Protip: you need to be able to count on the software and services you choose for your startup, so when in doubt, go with the more established player. Yes, it’s great to support other startups, and if there’s one that meets your needs precisely, give it a whirl, but be aware that you’ll have to be vigilant about followup to make sure things work the way they’re supposed to. In situations where you don’t have time to oversee the solution — or you just need something to work without any extra intervention, go with one of the larger, more established vendors. The peace of mind you’ll enjoy will far outweigh any price discrepancy.


Zen and the Art of the Organized Startup

When you’re running a startup, it’s easy to get caught up in actually doing the work. Running the business. Meeting your goals. But it’s just as important to make sure you have a solid system in place for organizing the reams of paperwork that go along with opening any business — and to ensure that the system is being used regularly, and correctly.

In the digital age, saving original, physical documents are rarely necessary. The few paper documents I have, take up half of a single file cabinet. Everything else is scanned and uploaded immediately.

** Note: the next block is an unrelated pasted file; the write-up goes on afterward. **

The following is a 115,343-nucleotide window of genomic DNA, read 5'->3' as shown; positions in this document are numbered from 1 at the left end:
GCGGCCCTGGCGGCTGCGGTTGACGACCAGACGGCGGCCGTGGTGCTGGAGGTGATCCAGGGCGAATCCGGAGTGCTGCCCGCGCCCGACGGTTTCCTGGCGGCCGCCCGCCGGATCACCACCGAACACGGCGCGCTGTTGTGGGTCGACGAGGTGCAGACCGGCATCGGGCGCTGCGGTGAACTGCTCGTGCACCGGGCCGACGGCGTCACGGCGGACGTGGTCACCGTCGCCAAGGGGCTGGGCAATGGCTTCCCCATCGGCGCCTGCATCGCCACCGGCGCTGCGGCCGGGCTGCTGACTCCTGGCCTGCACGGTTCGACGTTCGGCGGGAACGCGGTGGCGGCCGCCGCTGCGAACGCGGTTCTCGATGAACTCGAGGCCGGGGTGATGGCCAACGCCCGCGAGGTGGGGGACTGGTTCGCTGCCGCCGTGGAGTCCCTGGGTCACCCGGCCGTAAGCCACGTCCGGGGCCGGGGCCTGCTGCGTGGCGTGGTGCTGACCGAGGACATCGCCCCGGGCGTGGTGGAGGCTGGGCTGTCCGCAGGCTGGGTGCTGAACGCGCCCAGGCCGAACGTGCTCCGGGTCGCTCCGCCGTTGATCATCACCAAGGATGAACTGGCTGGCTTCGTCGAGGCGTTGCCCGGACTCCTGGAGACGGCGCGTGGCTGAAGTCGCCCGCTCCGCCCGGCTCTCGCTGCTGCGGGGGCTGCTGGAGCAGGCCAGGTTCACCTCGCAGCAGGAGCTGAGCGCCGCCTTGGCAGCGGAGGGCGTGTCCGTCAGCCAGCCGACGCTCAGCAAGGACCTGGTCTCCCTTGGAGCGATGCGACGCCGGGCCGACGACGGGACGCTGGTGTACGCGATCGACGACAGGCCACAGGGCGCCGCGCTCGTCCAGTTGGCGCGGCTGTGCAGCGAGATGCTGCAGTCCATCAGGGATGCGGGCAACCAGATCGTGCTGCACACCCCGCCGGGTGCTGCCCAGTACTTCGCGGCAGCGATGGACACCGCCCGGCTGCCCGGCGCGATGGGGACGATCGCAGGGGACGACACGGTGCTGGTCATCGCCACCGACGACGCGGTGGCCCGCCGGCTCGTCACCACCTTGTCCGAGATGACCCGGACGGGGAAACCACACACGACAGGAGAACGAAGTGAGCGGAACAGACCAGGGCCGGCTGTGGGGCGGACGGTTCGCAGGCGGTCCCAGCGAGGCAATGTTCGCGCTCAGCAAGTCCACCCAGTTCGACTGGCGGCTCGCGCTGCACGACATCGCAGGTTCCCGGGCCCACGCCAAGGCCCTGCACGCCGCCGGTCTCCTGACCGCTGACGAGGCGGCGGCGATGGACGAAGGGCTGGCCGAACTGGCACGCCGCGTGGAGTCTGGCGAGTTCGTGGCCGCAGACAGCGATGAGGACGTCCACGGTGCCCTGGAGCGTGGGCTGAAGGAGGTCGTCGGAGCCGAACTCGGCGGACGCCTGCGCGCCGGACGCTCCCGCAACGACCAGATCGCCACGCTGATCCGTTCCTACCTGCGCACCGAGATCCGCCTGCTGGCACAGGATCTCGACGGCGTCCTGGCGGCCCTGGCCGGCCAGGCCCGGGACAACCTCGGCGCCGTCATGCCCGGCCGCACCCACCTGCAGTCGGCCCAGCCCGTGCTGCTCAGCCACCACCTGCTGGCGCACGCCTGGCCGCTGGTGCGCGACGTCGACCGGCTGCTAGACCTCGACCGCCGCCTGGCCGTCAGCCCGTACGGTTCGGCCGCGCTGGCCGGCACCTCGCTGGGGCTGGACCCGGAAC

In order to sleep soundly at night, I use a multi-tiered backup strategy, similar to the one I use to protect my family’s computers. My solution combines Time Machine (for local backup), Dropbox (for cross-device backup — you could easily use another service, such as Box or Evernote, too), and Crashplan (for offsite backups).

I also rely on USB drives for occasional snapshots of critical files.  Yes I actually backup my dropbox each quarter with an alternating USB drive.  One lives at my house and the other with a family member 150mi away.  With this system, I know that our critical paperwork — our articles of incorporation, bank records, and other financial and legal documents are safe and secure, yet easily accessible from anywhere in the world.

Why Organization Matters

Here’s the thing: This isn’t just you and an idea, anymore. It’s a business. It makes money. You may have employees, who depend on you for their livelihood. So you have to act responsibly and get your house in order.